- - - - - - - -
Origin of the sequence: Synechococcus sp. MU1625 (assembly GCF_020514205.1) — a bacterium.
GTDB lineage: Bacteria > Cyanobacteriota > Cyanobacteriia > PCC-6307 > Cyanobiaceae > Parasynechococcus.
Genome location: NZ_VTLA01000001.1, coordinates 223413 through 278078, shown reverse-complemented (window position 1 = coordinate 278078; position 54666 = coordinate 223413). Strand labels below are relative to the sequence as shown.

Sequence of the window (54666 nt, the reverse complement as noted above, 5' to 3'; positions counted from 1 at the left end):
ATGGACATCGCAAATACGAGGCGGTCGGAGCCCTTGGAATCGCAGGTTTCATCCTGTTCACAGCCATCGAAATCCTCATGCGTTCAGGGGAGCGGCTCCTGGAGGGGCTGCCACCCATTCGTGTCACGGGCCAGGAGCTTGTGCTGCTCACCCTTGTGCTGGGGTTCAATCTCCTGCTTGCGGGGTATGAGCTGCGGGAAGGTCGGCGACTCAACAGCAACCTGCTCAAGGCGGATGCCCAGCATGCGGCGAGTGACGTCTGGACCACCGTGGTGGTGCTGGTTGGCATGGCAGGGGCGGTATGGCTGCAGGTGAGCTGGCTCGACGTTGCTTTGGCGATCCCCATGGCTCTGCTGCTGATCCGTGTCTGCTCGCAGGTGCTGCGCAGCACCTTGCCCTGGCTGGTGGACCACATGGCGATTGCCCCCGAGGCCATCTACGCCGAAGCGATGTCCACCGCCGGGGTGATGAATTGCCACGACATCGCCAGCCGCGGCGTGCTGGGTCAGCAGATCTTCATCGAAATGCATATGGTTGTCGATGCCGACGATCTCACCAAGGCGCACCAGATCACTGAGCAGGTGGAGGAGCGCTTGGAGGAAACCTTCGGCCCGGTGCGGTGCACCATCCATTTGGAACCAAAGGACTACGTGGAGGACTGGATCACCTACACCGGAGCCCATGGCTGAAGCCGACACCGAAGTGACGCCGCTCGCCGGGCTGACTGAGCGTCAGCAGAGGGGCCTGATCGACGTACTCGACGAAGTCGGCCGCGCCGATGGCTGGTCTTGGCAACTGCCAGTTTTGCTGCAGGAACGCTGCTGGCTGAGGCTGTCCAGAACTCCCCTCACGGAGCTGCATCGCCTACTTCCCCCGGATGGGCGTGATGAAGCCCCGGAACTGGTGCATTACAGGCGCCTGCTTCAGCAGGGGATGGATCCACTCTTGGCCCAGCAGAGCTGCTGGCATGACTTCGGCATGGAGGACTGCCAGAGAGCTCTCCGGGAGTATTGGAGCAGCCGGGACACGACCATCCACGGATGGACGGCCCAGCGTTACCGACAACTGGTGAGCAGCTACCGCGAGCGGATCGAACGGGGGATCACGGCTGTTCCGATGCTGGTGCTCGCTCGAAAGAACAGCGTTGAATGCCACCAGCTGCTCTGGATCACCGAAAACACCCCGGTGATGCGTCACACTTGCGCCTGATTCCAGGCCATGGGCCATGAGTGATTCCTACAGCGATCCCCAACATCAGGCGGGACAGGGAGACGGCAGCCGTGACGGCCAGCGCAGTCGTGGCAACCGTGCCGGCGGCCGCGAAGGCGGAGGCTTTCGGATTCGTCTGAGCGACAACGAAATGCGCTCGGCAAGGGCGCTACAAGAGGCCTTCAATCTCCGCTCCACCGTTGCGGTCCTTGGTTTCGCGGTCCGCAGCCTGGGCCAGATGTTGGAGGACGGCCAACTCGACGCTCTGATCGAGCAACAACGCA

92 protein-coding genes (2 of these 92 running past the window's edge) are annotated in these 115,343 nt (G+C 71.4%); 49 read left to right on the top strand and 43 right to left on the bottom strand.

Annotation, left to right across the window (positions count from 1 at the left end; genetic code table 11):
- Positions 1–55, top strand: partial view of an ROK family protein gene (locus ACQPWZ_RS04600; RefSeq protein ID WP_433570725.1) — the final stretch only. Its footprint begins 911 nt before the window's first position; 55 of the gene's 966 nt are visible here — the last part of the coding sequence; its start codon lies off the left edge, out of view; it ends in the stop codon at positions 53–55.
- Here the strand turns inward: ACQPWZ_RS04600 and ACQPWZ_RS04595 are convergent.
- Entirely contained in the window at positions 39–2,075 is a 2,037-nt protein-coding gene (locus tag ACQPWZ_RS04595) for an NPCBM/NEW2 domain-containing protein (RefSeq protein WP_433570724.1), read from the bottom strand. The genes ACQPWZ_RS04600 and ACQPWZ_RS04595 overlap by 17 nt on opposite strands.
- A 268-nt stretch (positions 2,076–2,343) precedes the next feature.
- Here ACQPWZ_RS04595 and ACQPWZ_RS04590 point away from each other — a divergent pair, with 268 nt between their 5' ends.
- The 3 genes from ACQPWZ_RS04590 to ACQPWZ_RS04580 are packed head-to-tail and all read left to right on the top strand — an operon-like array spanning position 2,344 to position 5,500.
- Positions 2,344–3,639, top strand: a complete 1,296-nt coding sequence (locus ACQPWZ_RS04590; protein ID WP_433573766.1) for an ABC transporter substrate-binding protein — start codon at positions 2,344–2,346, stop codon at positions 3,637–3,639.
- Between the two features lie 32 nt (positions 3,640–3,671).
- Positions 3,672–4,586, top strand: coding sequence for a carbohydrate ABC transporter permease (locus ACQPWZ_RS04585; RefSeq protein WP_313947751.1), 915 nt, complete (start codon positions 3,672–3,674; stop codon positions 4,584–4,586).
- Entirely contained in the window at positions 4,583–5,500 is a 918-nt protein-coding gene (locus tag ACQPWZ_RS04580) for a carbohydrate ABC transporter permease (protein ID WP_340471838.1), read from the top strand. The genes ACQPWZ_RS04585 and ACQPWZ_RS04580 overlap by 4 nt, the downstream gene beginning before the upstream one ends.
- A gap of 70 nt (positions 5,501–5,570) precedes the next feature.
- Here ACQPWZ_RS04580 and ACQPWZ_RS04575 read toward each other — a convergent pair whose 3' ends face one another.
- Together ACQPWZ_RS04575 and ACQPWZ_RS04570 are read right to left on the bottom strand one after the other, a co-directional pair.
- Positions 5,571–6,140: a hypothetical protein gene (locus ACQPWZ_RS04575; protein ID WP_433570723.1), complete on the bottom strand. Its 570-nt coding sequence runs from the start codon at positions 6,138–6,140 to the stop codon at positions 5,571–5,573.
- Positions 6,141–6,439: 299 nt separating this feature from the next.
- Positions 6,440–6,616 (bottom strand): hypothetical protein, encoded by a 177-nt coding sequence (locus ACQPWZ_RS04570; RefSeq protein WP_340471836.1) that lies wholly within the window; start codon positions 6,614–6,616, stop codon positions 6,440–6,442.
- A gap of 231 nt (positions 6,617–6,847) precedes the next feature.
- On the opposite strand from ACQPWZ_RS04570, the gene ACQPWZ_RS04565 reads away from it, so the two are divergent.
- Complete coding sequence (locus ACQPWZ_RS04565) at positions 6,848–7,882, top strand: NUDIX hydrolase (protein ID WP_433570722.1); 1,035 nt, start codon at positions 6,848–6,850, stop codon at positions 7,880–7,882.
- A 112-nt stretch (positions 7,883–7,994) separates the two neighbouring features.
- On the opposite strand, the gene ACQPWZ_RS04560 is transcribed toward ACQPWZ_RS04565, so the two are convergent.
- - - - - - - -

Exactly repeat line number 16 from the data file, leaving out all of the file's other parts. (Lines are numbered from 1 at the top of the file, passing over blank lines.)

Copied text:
- Positions 3,672–4,586, top strand: coding sequence for a carbohydrate ABC transporter permease (locus ACQPWZ_RS04585; RefSeq protein WP_313947751.1), 915 nt, complete (start codon positions 3,672–3,674; stop codon positions 4,584–4,586).